"The obvious thing is that in terms of scandals, this is a relatively minor one," said Robert Dujarric, director of the Institute of Contemporary Asian Studies at the Tokyo campus of Temple University.
"The problem is that he is perceived to have lied and he has been caught out," Dujarric told DW. "So the problem is no longer whether he helped out a friend with a building permit, but that he has lied. And by lying, he has effectively dug his own grave."
"And the problem in politics is that the longer you go on, the more people are out to get you," he said. "The question now is whether there is anyone in the party who is willing to run against him and has the support of enough members of the party to genuinely challenge Abe.
'Dead man walking'
"The bottom line is that he is beginning to look weak, and once a Japanese prime minister's popularity begins to decline, then it usually tends to pick up more momentum in the same direction because no one wants to support a 'dead man walking,'" Dujarric said.
"Abe is clearly a survivor and he has shrugged off scandals in the past, but this is not looking good and I would say he is fighting for his political life," he added.
Abe had already been rocked by the whiff of scandal surrounding a kindergarten operator in Osaka in the spring. The prime minister - at the time riding high in the opinion polls - had expressed support for many of the conservative philosophies of Moritomo Gakuen. It later emerged that the school's tenets were extremely nationalistic and the school had bought a prime plot of land to extend the school in a highly questionable transaction and for a fraction of its true value.
Combined, these scandals have taken their toll on the party and are being blamed for the LDP's calamitous showing in the Tokyo Municipal Assembly elections and again in Sunday's vote for the mayor of the city of Sendai, in northern Japan.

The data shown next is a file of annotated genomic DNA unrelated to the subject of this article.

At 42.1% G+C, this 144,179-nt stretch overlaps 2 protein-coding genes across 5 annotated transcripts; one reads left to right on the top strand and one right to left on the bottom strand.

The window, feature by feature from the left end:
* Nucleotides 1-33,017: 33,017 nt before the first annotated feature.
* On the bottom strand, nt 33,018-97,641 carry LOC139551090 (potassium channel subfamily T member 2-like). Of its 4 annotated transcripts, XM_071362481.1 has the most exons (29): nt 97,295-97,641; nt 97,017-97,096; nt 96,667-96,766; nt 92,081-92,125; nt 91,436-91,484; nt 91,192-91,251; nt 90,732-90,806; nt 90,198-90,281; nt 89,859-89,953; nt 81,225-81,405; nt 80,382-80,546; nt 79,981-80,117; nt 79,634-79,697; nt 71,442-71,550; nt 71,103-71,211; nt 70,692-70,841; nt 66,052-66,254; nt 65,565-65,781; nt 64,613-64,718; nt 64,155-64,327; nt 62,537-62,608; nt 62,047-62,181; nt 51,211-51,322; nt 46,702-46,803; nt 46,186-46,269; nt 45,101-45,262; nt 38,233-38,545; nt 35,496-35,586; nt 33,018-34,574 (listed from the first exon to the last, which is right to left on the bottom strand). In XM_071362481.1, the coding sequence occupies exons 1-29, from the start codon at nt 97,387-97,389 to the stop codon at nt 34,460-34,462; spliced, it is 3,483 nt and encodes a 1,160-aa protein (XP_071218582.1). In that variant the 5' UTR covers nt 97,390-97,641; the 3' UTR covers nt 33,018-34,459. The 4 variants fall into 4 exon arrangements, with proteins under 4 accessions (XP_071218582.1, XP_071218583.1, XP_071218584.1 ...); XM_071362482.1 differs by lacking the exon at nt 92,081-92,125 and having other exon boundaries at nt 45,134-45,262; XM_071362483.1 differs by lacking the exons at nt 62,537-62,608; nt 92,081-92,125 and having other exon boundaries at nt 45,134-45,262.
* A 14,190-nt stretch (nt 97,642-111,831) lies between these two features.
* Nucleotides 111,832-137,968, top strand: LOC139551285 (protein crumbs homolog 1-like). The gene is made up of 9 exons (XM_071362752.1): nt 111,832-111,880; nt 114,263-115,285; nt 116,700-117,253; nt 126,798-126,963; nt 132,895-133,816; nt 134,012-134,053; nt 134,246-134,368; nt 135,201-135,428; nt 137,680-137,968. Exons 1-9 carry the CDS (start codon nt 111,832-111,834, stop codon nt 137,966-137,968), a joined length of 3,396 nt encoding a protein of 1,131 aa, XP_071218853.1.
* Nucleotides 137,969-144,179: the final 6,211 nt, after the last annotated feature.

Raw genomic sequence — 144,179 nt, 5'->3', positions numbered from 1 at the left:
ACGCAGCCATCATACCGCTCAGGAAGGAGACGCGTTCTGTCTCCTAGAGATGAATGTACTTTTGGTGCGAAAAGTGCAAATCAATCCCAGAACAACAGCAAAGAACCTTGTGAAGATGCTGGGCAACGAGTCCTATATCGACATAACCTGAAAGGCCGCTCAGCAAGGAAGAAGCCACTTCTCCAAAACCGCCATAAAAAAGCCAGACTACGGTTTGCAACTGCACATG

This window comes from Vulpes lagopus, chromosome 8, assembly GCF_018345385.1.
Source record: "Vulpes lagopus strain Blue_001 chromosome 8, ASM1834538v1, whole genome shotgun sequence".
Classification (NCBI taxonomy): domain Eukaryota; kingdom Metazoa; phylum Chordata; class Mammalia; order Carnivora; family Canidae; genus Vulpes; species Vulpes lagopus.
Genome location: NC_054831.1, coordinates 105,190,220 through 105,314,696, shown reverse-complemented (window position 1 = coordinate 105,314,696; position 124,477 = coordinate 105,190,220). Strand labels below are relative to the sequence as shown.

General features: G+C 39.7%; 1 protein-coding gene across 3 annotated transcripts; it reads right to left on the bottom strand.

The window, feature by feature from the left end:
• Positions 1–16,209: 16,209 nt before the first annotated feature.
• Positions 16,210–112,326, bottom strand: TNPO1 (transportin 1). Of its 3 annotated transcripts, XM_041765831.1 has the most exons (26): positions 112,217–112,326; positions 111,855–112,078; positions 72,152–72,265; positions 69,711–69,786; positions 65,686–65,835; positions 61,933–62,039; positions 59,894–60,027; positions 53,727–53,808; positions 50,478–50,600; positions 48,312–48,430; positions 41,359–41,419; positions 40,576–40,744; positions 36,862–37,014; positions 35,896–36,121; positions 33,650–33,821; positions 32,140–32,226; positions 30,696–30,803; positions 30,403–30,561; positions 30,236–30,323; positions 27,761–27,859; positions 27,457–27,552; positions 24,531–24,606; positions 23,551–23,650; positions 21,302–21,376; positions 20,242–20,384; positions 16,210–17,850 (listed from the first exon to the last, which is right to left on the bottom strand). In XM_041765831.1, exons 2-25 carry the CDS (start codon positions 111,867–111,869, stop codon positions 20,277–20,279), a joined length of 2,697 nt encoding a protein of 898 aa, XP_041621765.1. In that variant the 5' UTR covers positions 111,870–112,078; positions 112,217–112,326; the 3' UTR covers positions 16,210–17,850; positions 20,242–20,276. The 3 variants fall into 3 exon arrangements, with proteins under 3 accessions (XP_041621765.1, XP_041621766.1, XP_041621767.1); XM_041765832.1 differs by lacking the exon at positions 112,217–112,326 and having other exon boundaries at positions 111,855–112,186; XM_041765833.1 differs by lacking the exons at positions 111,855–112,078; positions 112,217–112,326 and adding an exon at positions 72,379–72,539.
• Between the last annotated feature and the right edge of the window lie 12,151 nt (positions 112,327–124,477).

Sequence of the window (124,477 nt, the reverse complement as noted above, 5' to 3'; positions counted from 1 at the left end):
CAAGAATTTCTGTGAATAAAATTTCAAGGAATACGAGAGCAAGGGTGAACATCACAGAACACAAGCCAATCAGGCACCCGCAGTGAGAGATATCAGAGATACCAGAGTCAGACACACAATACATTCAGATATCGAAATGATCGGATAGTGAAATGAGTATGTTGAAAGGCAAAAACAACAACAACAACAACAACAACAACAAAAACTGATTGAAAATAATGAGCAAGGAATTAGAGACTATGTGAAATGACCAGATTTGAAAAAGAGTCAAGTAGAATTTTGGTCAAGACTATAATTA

Yet others believe that Abe has enough political nous and support to weather the storm.
Katsunori Kitakura, lead strategist at the Sumitomo Mitsui Trust Group in Tokyo, agrees that Abe is facing "the biggest challenge since his government took office," but believes that the public's concerns will be short-lived.
"The first reason is that there is no strong political opposition at the national level," he said. "The Democratic Party, the largest opposition party in Japan, lost seats in the Tokyo Assembly elections and was unable to gain the support of voters or reverse the dominance of the LDP."
No immediate challenger
And while Yuriko Koike's "Tomin First no Kai" - the Tokyo Citizens First party - won a decisive victory in Tokyo and has the potential to become the leading opposition party to the LDP in the future, this will not happen immediately, he said.
"The second reason is that the current serving term for the House of Representatives is up until the end of 2018, which gives Abe time to recover his position."
The first move to achieve that will be the planned reshuffle of the cabinet on August 3, which will probably be followed by a return to policies that prioritize the economy, Kitakura said.
"The current drop in approval ratings is due to voters turning their back on an overbearing state administration and poorly managed scandals surrounding the prime minister," he said.
The prime minister's economic polices have not been forgotten and Kitakura expects the LDP to alter its current policies and send a message to the electorate that they are once again addressing the economy.